153 - bit boat
hy Jacob's father wanted him to join the monastery, he would never know. The morning's air was cold when they had left the comfort of their house before dawn. As they ascended to the temple's height in the mountains, it felt even more frigid. The air was thinner, too, and Jacob had to huff even more of it into his lungs.
The line was already quite long when they reached the tail end of it. Jacob felt a slight sense of relief. With this many other applicants, his chances of acceptance were that much slighter. The precise number of chosen candidates varied from year to year, but it was never more than a hundred. Jacob had no idea how many other children were in line ahead of him, but there were certainly thousands.
Still, the sheer number made the situation even more perplexing to him. Why were all these people here? Jacob knew that being accepted into service at the monastery was a great honor in his culture, and would also bring a great deal of prestige to the families of those chosen.
And he did have faith. He respected the monks, nuns, priests, and priestesses who worked tirelessly to protect and bring prosperity to their people. He followed the rules and performed the rituals as he knew he should.
In fact, he believed that some of his trepidation on entering into the qualifications was because he honored their faith so much. They had always been taught that those who were fit for service in the holy ranks would feel the calling. He never had.
He doubted that many of the other children in the line had, either.
Most of them were probably being pushed to apply by their parents, all too eager to have the prestige of a child studying and serving in the monastery. His father had never given him a choice. He was the first-born, it was his destiny.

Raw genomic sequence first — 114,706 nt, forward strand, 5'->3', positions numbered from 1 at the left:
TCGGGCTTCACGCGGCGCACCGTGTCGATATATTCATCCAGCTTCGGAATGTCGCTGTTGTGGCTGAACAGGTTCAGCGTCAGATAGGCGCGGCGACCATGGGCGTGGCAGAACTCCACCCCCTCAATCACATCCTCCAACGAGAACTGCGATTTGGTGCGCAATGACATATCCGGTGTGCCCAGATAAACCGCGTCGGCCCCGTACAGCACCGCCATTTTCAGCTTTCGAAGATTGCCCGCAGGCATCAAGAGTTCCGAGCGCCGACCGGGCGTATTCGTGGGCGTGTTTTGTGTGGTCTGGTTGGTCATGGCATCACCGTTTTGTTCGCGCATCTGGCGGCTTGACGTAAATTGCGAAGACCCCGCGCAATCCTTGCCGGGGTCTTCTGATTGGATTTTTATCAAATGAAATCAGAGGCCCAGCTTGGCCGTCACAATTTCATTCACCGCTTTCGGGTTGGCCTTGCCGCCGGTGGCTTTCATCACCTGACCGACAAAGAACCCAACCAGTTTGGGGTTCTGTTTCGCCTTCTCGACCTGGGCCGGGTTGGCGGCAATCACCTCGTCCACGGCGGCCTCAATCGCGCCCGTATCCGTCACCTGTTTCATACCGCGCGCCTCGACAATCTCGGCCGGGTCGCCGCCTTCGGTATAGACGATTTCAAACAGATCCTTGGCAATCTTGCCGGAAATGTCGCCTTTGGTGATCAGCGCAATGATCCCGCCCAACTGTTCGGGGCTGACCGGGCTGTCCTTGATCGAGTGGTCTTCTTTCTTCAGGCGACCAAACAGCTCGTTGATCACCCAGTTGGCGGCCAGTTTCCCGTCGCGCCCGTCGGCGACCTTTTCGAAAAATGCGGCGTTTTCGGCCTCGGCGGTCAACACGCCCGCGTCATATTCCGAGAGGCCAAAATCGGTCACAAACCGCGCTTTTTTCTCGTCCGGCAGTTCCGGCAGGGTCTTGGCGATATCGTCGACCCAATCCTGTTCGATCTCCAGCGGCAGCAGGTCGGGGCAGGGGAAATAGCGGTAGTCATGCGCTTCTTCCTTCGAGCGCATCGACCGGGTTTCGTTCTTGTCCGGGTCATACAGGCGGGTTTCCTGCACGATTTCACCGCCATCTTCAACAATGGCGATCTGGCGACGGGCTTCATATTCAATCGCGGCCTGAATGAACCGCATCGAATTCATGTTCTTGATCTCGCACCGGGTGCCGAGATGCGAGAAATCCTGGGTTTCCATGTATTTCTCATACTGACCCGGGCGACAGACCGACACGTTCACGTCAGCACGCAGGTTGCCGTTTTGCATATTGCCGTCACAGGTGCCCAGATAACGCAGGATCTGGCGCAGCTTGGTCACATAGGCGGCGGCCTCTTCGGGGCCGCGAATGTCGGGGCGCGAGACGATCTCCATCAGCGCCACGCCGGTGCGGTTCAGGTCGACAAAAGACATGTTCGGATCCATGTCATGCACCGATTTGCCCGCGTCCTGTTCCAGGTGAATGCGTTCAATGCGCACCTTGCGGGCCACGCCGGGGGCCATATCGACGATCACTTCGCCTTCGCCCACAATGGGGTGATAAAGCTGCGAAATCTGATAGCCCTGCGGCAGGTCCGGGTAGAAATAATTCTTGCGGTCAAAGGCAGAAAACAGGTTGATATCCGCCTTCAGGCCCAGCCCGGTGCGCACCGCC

The line inched forward slowly. More people were arriving behind Jacob and his father, accumulating at a rate faster than the forward movement of the line. He was glad that they had arrived when they did, because he just wanted to get the ordeal over with.
He had no idea what to expect once he entered the examination room. Though many applicants endured the trial each year and failed to gain acceptance, speaking about your experiences within the walls of the monastery was strictly forbidden. Jacob even suspected that his father had also tried out in his youth, but he dared not to ask.
Jacob tried to reassure himself that the magistrates conducting the qualification would be able to sense the worry and doubt on his mind and in his soul. He would never be accepted if these men and women were truly guided with knowledge from above.
Such a scenario would be a hollow victory, though. His father would be devastated if he wasn't accepted. His home life would likely become so unbearable that he would have to leave. He had heard stories, about other kids whose parents were so disappointed that they shipped their children off to faraway lands, never to be seen again.
Life at home had never been that bad. There was always this looming suspense, the knowledge that this day was coming. But other than that, Jacob had few complaints. He had always been able to put the qualifications in the back of his mind, as something so far away, they were of no concern.
Yet, here he was. The line inched forward again, and now the entrance was in view. He looked up at his father, whose face was beaming with pride.
Jacob inhaled another deep lungful of the cold mountain air.